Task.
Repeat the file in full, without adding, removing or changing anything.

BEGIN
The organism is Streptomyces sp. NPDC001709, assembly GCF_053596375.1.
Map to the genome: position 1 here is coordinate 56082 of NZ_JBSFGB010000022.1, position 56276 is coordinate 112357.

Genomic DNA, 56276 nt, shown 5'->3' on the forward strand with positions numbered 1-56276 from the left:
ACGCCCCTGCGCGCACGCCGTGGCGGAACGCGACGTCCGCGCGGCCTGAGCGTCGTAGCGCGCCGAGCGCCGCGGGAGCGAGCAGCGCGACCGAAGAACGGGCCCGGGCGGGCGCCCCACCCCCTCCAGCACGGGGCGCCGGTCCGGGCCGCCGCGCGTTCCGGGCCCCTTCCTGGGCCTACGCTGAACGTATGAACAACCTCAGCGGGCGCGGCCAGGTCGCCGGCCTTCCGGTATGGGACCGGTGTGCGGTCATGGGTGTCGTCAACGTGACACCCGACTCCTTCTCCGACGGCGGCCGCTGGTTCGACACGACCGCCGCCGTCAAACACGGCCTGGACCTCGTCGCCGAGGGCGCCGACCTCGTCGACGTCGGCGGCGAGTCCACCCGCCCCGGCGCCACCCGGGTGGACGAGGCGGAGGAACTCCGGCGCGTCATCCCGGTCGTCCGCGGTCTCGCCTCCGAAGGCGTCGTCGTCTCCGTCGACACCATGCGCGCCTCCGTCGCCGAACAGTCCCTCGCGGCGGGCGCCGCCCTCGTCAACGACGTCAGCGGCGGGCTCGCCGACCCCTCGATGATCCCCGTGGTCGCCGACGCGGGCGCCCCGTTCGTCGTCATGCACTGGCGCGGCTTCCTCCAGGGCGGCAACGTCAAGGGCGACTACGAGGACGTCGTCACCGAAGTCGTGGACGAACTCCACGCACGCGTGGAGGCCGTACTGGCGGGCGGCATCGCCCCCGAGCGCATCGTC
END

The organism is Streptomyces sp. NPDC001709, assembly GCF_053596375.1.
Map to the genome: position 1 here is coordinate 56082 of NZ_JBSFGB010000022.1, position 56276 is coordinate 112357.

Genomic DNA, 56276 nt, shown 5'->3' on the forward strand with positions numbered 1-56276 from the left:
ACGCCCCTGCGCGCACGCCGTGGCGGAACGCGACGTCCGCGCGGCCTGAGCGTCGTAGCGCGCCGAGCGCCGCGGGAGCGAGCAGCGCGACCGAAGAACGGGCCCGGGCGGGCGCCCCACCCCCTCCAGCACGGGGCGCCGGTCCGGGCCGCCGCGCGTTCCGGGCCCCTTCCTGGGCCTACGCTGAACGTATGAACAACCTCAGCGGGCGCGGCCAGGTCGCCGGCCTTCCGGTATGGGACCGGTGTGCGGTCATGGGTGTCGTCAACGTGACACCCGACTCCTTCTCCGACGGCGGCCGCTGGTTCGACACGACCGCCGCCGTCAAACACGGCCTGGACCTCGTCGCCGAGGGCGCCGACCTCGTCGACGTCGGCGGCGAGTCCACCCGCCCCGGCGCCACCCGGGTGGACGAGGCGGAGGAACTCCGGCGCGTCATCCCGGTCGTCCGCGGTCTCGCCTCCGAAGGCGTCGTCGTCTCCGTCGACACCATGCGCGCCTCCGTCGCCGAACAGTCCCTCGCGGCGGGCGCCGCCCTCGTCAACGACGTCAGCGGCGGGCTCGCCGACCCCTCGATGATCCCCGTGGTCGCCGACGCGGGCGCCCCGTTCGTCGTCATGCACTGGCGCGGCTTCCTCCAGGGCGGCAACGTCAAGGGCGACTACGAGGACGTCGTCACCGAAGTCGTGGACGAACTCCACGCACGCGTGGAGGCCGTACTGGCGGGCGGCATCGCCCCCGAGCGCATCGTC